Creating aspirational change without trepidation


Creating aspirational change without trepidation. Change is something most face with trepidation. We are not comfortable with the unknown and unwilling to replace the comfort of the understood and accepted. 

The challenge is the world is continually changing, whether we accept it or not. Day turns to night, summer to winter, and the young become old. None of this is guaranteed, and our best plans are foiled because of factors beyond our control yet, in most cases, we may gripe, but in the end, we accept what seems beyond our influence. 

So, if we can face these subtle changes with grace, why do we put up such walls when we believe we have control over whether we change or not?

Why do we fight change in our marriages, work, families and such, and why do we create all sorts of internal anxiety having to deal with change?

In my opinion, the illusion of choice and the hard reality that change will happen regardless throws our equilibrium out of kilter. We feel that change is happening to us, not with us and that we are uncomfortable because we are unsure of the outcome.

This is why, when leadership adopts change and decides to roll it out to the organisation, it is met with anxiety and mistrust. Those not part of the decision-making process do not yet understand why change is necessary. They cannot yet comprehend how their jobs, co-workers, and families will be affected. Nor do they know what this means to their current status within the company or if they will become obsolete.

It is no wonder that people rail against change and sabotage it.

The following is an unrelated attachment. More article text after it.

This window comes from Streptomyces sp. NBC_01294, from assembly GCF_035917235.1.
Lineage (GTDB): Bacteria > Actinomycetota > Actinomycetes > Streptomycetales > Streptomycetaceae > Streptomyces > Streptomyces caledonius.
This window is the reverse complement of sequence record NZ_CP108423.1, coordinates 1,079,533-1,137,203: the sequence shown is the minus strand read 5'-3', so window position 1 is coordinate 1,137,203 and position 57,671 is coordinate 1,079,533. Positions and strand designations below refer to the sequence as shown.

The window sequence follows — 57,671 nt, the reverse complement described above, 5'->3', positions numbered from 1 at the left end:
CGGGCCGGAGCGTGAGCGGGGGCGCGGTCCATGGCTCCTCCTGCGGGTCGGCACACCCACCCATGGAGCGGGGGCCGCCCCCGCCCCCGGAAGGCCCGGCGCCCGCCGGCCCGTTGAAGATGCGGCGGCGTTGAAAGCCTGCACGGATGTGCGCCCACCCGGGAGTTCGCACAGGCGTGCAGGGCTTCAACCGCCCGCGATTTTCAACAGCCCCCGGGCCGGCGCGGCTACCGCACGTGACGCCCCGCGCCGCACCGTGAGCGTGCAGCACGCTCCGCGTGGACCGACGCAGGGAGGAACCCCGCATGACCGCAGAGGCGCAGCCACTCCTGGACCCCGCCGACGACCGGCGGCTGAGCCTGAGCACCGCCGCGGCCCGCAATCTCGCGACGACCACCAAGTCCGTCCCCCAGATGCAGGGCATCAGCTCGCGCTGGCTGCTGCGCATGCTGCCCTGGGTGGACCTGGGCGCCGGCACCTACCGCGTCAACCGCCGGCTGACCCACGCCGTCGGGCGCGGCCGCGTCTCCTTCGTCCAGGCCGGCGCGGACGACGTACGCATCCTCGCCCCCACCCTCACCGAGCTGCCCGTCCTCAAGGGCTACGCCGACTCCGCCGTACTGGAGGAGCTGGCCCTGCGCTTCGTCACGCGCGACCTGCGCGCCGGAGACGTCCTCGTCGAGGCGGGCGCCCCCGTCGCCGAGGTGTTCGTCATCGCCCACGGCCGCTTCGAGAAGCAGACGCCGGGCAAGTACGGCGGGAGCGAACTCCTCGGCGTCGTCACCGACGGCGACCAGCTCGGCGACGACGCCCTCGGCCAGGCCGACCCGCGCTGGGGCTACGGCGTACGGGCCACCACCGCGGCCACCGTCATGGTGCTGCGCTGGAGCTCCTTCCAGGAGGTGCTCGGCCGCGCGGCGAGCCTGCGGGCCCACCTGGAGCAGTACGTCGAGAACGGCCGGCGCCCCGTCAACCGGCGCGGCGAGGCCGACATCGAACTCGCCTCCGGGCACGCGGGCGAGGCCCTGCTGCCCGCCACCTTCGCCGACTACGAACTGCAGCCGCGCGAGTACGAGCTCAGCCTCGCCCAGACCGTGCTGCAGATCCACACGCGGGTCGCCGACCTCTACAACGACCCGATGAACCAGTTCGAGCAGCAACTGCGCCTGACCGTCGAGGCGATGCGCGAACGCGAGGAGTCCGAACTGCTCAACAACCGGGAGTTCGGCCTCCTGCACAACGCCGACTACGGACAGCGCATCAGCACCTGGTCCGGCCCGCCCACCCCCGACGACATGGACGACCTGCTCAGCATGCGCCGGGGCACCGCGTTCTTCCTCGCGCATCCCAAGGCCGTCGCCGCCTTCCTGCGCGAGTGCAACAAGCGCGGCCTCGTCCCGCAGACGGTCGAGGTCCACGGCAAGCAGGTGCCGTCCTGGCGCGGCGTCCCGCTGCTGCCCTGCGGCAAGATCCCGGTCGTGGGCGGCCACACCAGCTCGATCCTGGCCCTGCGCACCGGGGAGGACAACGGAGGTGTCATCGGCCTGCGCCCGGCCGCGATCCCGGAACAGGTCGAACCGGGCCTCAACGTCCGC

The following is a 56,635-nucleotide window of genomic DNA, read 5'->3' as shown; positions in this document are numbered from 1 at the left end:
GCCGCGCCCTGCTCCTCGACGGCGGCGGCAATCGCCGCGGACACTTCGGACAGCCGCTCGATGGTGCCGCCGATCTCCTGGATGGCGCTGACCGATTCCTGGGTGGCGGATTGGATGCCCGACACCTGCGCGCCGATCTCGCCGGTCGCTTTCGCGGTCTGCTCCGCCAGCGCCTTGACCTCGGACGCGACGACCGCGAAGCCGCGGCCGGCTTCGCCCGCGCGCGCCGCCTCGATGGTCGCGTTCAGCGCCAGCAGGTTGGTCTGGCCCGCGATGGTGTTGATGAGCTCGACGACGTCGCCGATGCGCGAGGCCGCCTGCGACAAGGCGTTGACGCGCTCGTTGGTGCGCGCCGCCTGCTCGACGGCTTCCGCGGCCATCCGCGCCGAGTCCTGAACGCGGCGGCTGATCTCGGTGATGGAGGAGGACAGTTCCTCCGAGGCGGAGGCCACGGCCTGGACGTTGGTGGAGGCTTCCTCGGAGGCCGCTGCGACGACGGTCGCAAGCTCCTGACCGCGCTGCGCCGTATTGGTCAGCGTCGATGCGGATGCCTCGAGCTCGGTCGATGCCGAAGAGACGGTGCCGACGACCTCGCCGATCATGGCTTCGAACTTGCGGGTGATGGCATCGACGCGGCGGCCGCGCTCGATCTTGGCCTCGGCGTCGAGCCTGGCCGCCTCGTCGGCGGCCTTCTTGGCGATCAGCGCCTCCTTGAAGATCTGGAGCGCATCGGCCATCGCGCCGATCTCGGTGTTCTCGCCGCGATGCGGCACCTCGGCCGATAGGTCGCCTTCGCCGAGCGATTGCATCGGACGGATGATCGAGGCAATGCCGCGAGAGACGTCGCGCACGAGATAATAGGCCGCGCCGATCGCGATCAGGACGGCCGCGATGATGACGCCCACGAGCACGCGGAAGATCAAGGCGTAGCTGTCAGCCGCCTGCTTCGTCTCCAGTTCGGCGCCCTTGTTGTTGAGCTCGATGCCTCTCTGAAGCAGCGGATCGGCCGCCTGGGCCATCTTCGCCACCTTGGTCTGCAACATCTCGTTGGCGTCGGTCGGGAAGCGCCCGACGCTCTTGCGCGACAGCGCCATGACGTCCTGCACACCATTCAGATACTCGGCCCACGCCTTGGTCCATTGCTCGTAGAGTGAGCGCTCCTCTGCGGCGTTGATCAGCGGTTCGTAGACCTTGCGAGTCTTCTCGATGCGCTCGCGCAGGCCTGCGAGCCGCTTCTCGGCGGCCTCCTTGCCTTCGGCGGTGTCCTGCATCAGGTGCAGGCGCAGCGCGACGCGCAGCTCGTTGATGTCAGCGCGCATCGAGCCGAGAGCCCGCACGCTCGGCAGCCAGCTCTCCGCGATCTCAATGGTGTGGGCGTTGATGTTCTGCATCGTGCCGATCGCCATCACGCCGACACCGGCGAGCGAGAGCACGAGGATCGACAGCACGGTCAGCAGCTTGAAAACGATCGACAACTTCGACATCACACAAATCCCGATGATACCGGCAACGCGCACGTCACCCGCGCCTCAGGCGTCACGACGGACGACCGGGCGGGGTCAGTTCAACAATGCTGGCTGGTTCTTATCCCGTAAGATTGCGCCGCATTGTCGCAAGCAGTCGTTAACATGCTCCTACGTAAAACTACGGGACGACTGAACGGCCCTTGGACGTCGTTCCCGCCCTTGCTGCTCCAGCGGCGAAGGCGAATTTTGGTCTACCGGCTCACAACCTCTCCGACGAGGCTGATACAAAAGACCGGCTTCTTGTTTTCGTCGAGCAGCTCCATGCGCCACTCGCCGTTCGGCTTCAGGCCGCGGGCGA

Earlier this year, I wrote an article for Linkedin called Reimagining the Office: Creating Compelling Reasons for Employees to Return.

In this article, Google states they are now attaching attendance compliance to performance reviews. The article did not say why they were doing this, what benefit there was to the average worker to be in the office beyond broad statements of employee unity, and what their end goals were by making people come back to the office. 

Think about it. These people were sent home three years ago, without a plan, without a return date and with very little support, they made it work, and now their bonuses and advancement within the company are predicated on them returning to the office without advancing a clear purpose, mission or goal for doing so.

If we want people to change, we must help them understand why change is necessary. We need to communicate and, with that, listen intently for feedback. We need to understand what people want from employment moving forward, what they believe they are giving up by returning to the office, and what they need to have to overcome that perceived deficit.

Gone are the days when leadership could demand changes, and people followed those changes unconditionally. 

As leaders, we need to be able to articulate our own needs, wants, fears, aspirations and desires but also realise that those we lead have their own that need to be recognised and appreciated.

When we do this, we can create opportunities for both sides to change together because they see a singular purpose and vision and embrace mutually beneficial goals.

Change happens aspirationally.

It happens when everyone believes that change is good and sees the benefit.

When we force change, it is accepted begrudgingly, but it will never be fully actualised if it is not adopted.


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